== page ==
Just as aspects of Newton's thinking on matter and motion have been supplanted by twentieth-century developments in science, so has his corpuscular theory of light. Nevertheless, his work in the area of light and color laid the foundation for future study. I. Bernard Cohen, in his examination of the content, textual history, and contemporary reception of Newton's Opticks, demonstrates that while the work was an exposition of the corpuscular theory of light, it also contained many basic principles of "undulation," or wave theory. The fact that Newton adopted two competing theories in one essay, Cohen explains, accounts for the negative reception the work received in the nineteenth century. In the eighteenth century, Opticks had gained much more popular appeal than Principia. Cohen compares the two works and argues that while Principia is "forbidding" to the nonspecialist, Opticks is more able to capture and retain the interest of the layperson. Additionally, Cohen observes, Opticks was published in English and written in an intimate style, whereas Principia was written in Latin, which was characteristic of its emphasis on mathematical principles. Thomas S. Kuhn analyzes the content of the papers on optical theory that Newton published in scientific journals. While Kuhn identifies the significance of Newton's findings in these papers, he also identifies problem areas in Newton's experimental procedures and presentation, such as Newton's habit of failing to fully explain the intellectual extrapolations he makes.
Critics who study Newton's interest in alchemy, evidenced by his many notebooks on the subject, write against a tradition that downplays or ignores Newton's alchemical studies. P. M. Rattansi states that many critics find Newton's interest in a subject such as alchemy completely inconsistent with his rational, scientific studies. The relationship between these two areas of study may be better understood, Rattansi contends, if Newton's interest in both biblical studies and ancient natural philosophy are further examined. Rattansi explains that the underlying assumptions of Newton's study of biblical prophesy and ancient natural philosophy was that truth about the "true system of the world," among other things, was given to man in ancient times but in a veiled and mysterious way, as in Scripture. It is Rattansi's suggestion that Newton's alchemical studies represented, like the rest of Newton's interest, his search for truth. Similarly, Betty Jo Teeter Dobbs argues that for Newton and his search for truth, no singular approach to knowledge was sufficient. For Newton, Dobbs maintains, the search for the "alchemical spirit" was one way of identifying God's action in the world. Additionally, Dobbs stresses that Newton's work in alchemy influenced his scientific thought. As Dobbs and other critics have argued, Newton sought a unified system of God and nature, and his work in mathematics, optics, motion, matter, and alchemy all supported this goal.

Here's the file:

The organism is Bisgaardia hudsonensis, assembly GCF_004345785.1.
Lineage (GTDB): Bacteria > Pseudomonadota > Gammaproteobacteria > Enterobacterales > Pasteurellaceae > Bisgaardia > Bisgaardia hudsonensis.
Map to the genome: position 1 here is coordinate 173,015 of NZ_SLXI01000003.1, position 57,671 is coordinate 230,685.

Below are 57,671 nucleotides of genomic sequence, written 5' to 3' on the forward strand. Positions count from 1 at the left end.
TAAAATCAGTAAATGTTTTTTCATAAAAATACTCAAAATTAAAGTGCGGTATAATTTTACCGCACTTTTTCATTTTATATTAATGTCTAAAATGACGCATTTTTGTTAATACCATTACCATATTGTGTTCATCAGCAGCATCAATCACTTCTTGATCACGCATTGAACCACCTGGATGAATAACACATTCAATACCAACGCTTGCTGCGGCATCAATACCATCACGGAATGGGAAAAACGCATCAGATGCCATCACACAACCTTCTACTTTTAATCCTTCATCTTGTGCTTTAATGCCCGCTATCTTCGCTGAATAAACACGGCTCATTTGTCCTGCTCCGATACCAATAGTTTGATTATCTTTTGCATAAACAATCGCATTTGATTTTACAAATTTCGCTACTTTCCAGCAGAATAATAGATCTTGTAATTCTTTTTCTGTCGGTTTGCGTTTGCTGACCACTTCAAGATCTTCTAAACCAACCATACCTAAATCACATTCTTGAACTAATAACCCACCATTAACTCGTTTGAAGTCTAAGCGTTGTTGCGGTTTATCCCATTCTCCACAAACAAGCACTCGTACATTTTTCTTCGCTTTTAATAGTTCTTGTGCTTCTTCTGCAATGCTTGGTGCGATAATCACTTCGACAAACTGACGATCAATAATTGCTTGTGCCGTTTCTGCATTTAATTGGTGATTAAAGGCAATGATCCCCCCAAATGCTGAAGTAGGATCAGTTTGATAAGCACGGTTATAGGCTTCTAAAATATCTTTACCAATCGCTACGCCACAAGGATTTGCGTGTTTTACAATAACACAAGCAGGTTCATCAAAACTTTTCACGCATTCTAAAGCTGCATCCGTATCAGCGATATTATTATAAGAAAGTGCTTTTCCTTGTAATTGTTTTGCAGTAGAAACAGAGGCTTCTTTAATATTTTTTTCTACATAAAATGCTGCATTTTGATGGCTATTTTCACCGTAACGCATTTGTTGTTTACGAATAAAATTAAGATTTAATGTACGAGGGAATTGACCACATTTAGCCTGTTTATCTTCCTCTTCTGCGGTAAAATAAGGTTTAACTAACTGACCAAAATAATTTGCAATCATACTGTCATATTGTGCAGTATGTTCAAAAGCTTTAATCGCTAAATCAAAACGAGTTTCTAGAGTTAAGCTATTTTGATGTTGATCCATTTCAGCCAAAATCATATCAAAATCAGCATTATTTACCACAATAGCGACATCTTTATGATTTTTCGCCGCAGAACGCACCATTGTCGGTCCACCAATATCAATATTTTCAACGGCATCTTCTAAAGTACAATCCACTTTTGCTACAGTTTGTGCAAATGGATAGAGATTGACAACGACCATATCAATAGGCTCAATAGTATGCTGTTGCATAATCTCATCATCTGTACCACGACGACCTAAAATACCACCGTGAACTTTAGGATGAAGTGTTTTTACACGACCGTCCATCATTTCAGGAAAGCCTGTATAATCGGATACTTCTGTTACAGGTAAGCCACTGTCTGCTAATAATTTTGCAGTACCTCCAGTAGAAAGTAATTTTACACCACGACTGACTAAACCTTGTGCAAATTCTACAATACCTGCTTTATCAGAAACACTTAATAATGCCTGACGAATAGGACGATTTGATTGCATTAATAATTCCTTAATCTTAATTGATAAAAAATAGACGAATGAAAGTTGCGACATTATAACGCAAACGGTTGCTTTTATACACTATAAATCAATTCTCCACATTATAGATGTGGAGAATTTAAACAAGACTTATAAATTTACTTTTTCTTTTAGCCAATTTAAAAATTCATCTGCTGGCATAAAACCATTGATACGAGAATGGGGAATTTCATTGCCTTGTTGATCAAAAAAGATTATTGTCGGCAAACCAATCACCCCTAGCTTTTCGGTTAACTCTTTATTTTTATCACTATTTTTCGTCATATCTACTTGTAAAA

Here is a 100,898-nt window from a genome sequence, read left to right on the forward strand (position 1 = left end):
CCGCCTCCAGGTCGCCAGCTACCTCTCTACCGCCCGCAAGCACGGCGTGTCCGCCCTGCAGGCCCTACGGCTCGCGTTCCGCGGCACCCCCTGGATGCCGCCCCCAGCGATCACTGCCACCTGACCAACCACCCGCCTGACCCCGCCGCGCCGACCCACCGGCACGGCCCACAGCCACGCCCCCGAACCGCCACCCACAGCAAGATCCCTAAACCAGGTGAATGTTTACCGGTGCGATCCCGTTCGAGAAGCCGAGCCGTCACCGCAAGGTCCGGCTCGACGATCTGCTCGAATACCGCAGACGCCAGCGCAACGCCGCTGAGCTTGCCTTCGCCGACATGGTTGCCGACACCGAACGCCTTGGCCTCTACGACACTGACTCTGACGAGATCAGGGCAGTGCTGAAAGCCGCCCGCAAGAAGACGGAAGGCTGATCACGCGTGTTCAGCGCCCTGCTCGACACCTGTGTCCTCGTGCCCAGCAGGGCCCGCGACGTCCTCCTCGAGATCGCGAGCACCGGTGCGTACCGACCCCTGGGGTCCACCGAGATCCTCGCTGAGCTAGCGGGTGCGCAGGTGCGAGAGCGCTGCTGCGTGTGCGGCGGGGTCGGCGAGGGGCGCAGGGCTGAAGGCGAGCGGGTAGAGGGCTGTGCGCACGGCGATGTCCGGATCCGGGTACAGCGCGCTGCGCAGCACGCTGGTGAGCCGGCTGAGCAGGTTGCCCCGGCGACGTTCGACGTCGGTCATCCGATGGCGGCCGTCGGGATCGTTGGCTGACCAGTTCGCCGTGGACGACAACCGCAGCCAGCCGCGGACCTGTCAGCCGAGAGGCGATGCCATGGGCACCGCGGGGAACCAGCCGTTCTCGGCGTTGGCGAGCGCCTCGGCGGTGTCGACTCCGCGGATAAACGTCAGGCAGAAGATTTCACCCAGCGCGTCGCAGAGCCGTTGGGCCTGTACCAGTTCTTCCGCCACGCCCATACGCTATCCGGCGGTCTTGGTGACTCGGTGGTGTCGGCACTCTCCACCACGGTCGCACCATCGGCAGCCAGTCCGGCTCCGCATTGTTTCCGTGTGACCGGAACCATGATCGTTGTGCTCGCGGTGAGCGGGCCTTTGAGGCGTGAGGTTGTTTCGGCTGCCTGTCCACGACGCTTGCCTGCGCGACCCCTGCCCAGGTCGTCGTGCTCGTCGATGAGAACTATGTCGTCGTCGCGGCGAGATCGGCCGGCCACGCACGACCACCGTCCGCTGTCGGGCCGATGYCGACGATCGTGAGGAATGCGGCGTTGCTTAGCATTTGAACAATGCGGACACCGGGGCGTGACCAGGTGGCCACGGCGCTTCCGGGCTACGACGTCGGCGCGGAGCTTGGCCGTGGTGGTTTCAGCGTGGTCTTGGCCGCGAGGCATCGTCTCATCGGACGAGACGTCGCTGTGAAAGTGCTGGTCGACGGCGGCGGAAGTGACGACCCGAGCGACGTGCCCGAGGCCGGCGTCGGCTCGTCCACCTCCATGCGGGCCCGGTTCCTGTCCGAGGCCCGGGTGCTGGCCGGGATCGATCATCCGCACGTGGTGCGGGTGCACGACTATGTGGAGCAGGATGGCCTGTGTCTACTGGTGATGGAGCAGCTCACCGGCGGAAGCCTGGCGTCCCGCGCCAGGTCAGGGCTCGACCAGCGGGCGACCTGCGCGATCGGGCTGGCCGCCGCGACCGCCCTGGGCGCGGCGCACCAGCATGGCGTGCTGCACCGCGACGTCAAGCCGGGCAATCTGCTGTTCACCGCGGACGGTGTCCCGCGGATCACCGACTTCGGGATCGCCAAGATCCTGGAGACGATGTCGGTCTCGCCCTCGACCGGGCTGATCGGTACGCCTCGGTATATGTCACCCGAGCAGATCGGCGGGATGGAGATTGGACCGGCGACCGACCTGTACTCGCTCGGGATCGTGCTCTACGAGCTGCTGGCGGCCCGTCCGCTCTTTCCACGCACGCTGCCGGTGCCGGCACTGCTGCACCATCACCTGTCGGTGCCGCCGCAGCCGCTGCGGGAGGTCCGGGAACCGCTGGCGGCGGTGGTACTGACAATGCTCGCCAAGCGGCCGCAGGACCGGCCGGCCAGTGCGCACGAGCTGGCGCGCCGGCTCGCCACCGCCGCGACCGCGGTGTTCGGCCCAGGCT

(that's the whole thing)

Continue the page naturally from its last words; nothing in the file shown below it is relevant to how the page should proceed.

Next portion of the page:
SOURCE: "Isaac Newton," in Smithsonian Treasury of Science, edited by Webster P. True, Simon and Schuster, Inc., 1960, pp. 278-86.
[In the following essay, originally published in 1927, Einstein examines the methods by which Newton approached scientific inquiry and comments on the significance of Newton's achievement.]
The two-hundredth anniversary of the death of Newton falls at this time. One's thoughts cannot but turn to this shining spirit, who pointed out, as none before or after him did, the path of Western thought and research and practical construction. He was not only an inventor of genius in respect of particular guiding methods; he also showed a unique...
(The entire section is 2975 words.)
SOURCE: "Newton's Mathematical Way," in Journal of the History of Ideas, Vol. XII, No. 1, January 1951, pp. 90-110.
[In the following essay, Strong analyzes Newton's method for "mathematically determining" natural phenomena. Aspects of this mathematical procedure, Strong states, include experimental investigation, demonstration from principles, and an emphasis on measurement.]
The task of this historical essay is to make out the procedure which Newton designates as a "mathematical way" to be followed in physical science—a way of "mathematically determining all kinds of phenomena."1 This procedure with respect to the role of measurement in experimental...
(The entire section is 8576 words.)
SOURCE: A preface to Opticks, or, a Treatise of the Reflections, Refractions, Inflections, and Colours of Light, by Isaac Newton, Dover Publications, 1952, pp. ix-lxxvii.
[In the following essay, Cohen reviews the content, textual history, and contemporary and later reception of Newton's Opticks.]
Great creations—whether of science or of art—can never be viewed dispassionately. The Opticks, like any other scientific masterpiece, is a difficult book to view objectively; first, because of the unique place of its author, Isaac Newton, in the history of science, and, second, because of the doctrine it contains. One of the most readable of all the great books in...
(The entire section is 11328 words.)
SOURCE: "Newton's Theory of Matter," in Isis, Vol. 51, No. 164, June 1960, pp. 131-44.
[In the following essay, Hall and Hall examine several of Newton's unpublished manuscripts in order to better understand the development of his theory of matter.]
A clear understanding of Newton's real thoughts about the nature of matter and of the forces associated with material particles has always been (to borrow his own phrase) "pressed with difficulties." That a corpuscular or particulate theory was unreservedly adopted by him has long been abundantly evident from many passages in the Principia, and from the Quaeries in Opticks, to mention only...
(The entire section is 7669 words.)
SOURCE: "The Origin and Nature of Newton's Laws of Motion," in Beyond the Edge of Certainty: Essays in Contemporary Science and Philosophy, edited by Robert G. Colodny, Prentice Hall, 1965, pp. 29-68.